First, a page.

Project description:Culinary herbs and spices are widely used as a traditional medicine in the treatment of diabetes and its complications, and there are several scientific studies in the literature supporting the use of these medicinal plants. However, there is often a lack of knowledge on the bioactive compounds of these herbs and spices and their mechanisms of action. The aim of this study was to use inverse virtual screening to provide insights into the bioactive compounds of common herbs and spices, and their potential molecular mechanisms of action in the treatment of diabetes. In this study, a library of over 2300 compounds derived from 30 common herbs and spices were screened in silico with the DIA-DB web server against 18 known diabetes drug targets. Over 900 compounds from the herbs and spices library were observed to have potential anti-diabetic activity and liquorice, hops, fennel, rosemary, and fenugreek were observed to be particularly enriched with potential anti-diabetic compounds. A large percentage of the compounds were observed to be potential polypharmacological agents regulating three or more anti-diabetic drug targets and included compounds such as achillin B from yarrow, asparasaponin I from fenugreek, bisdemethoxycurcumin from turmeric, carlinoside from lemongrass, cinnamtannin B1 from cinnamon, crocin from saffron and glabridin from liquorice. The major targets identified for the herbs and spices compounds were dipeptidyl peptidase-4 (DPP4), intestinal maltase-glucoamylase (MGAM), liver receptor homolog-1 (NR5A2), pancreatic alpha-amylase (AM2A), peroxisome proliferator-activated receptor alpha (PPARA), protein tyrosine phosphatase non-receptor type 9 (PTPN9), and retinol binding protein-4 (RBP4) with over 250 compounds observed to be potential inhibitors of these particular protein targets. Only bay leaves, liquorice and thyme were found to contain compounds that could potentially regulate all 18 protein targets followed by black pepper, cumin, dill, hops and marjoram with 17 protein targets. In most cases more than one compound within a given plant could potentially regulate a particular protein target. It was observed that through this multi-compound-multi target regulation of these specific protein targets that the major anti-diabetic effects of reduced hyperglycemia and hyperlipidemia of the herbs and spices could be explained. The results of this study, taken together with the known scientific literature, indicated that the anti-diabetic potential of common culinary herbs and spices was the result of the collective action of more than one bioactive compound regulating and restoring several dysregulated and interconnected diabetic biological processes.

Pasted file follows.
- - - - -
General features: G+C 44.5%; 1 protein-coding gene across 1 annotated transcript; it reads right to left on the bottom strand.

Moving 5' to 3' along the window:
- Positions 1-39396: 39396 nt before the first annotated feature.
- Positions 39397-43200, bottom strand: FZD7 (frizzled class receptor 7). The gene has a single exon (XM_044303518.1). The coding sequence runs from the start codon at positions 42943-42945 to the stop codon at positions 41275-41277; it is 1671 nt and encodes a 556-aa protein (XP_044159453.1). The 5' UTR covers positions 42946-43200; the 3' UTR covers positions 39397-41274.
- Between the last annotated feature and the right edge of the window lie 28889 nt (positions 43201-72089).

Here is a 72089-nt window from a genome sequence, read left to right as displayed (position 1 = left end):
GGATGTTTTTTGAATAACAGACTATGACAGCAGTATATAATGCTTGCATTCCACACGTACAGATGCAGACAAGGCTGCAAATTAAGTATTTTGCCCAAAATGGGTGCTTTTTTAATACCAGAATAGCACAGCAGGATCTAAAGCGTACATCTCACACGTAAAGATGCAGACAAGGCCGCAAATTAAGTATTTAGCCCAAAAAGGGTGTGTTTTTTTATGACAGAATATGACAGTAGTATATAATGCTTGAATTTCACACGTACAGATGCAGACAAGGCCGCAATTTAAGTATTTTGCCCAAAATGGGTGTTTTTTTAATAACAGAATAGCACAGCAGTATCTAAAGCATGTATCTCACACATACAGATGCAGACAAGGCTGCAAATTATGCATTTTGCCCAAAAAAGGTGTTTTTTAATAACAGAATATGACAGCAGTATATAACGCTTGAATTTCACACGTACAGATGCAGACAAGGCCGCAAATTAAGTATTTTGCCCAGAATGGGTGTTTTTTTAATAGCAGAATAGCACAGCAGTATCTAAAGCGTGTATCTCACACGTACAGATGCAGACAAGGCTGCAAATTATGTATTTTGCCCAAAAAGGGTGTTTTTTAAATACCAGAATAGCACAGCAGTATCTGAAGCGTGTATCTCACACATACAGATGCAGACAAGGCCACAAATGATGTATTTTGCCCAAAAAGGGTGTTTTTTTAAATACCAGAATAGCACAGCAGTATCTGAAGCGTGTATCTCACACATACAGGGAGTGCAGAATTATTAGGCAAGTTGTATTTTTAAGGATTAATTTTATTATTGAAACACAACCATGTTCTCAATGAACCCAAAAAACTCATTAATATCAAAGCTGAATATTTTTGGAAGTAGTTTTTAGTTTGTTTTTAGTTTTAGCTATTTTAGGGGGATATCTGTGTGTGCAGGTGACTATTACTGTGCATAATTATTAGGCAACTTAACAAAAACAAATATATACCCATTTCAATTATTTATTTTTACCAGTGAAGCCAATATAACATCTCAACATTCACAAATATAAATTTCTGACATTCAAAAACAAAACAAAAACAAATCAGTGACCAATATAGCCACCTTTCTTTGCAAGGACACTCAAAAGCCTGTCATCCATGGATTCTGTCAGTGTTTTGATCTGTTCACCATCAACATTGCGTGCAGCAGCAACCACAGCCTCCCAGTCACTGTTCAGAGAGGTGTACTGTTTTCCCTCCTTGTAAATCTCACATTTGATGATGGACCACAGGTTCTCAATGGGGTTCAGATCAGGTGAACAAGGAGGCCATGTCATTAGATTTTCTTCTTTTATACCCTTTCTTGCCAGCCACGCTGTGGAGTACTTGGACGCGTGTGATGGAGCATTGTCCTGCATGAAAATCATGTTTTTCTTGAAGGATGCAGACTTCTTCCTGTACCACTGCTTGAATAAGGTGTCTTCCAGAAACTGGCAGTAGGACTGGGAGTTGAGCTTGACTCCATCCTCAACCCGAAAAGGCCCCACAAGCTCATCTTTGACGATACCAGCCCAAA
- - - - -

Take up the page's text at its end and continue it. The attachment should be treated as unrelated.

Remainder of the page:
Project description:The ginger family (<i>Zingiberaceae</i>) includes plants that are known worldwide to have a distinctive smell and taste, which are often used as spices in the kitchen, but also in various industries (pharmaceutical, medical, and cosmetic) due to their proven biological activity. The aim of this study was to investigate and compare the chemical composition and antioxidant activity (AA) of essential oils (EOs) of four characteristic ginger species: <i>Elettaria cardamomum</i> L. Maton (cardamom), <i>Curcuma Longa</i> L. (turmeric), <i>Zingiber Officinale</i> Roscoe (ginger), and <i>Alpinia Officinarum</i> Hance (galangal). Furthermore, the total phenolic content (TPC) and AA of crude extracts obtained after using ultrasound-assisted extraction (UAE) and different extraction solvents (80% ethanol, 80% methanol and water) were evaluated. A total of 87 different chemical components were determined by GC-MS/MS in the EOs obtained after hydrodistillation, 14 of which were identified in varying amounts in all EOs. The major compounds found in cardamom, turmeric, ginger, and galangal were α-terpinyl acetate (40.70%), β-turmerone (25.77%), α-zingiberene (22.69%) and 1,8-cineol (42.71%), respectively. In general, 80% ethanol was found to be the most effective extracting solvent for the bioactivities of the investigated species from the <i>Zingiberaceae</i> family. Among the crude extracts, ethanolic extract of galangal showed the highest TPC value (63.01 ± 1.06 mg GA g<sup>-1</sup> DW), while the lowest TPC content was found in cardamom water extract (1.04 ± 0.29 mg GA g<sup>-1</sup> DW). The AA evaluated by two different assays (ferric-reducing antioxidant power-FRAP and the scavenging activity of the cationic ABTS radical) proved that galangal rhizome is the plant with the highest antioxidant potential. In addition, no statistical difference was found between the AA of turmeric and ginger extracts, while cardamom rhizome was again inferior. In contrast to the crude extracts, the EOs resulted in significantly lower ABTS and FRAP values, with turmeric EO showing the highest AA.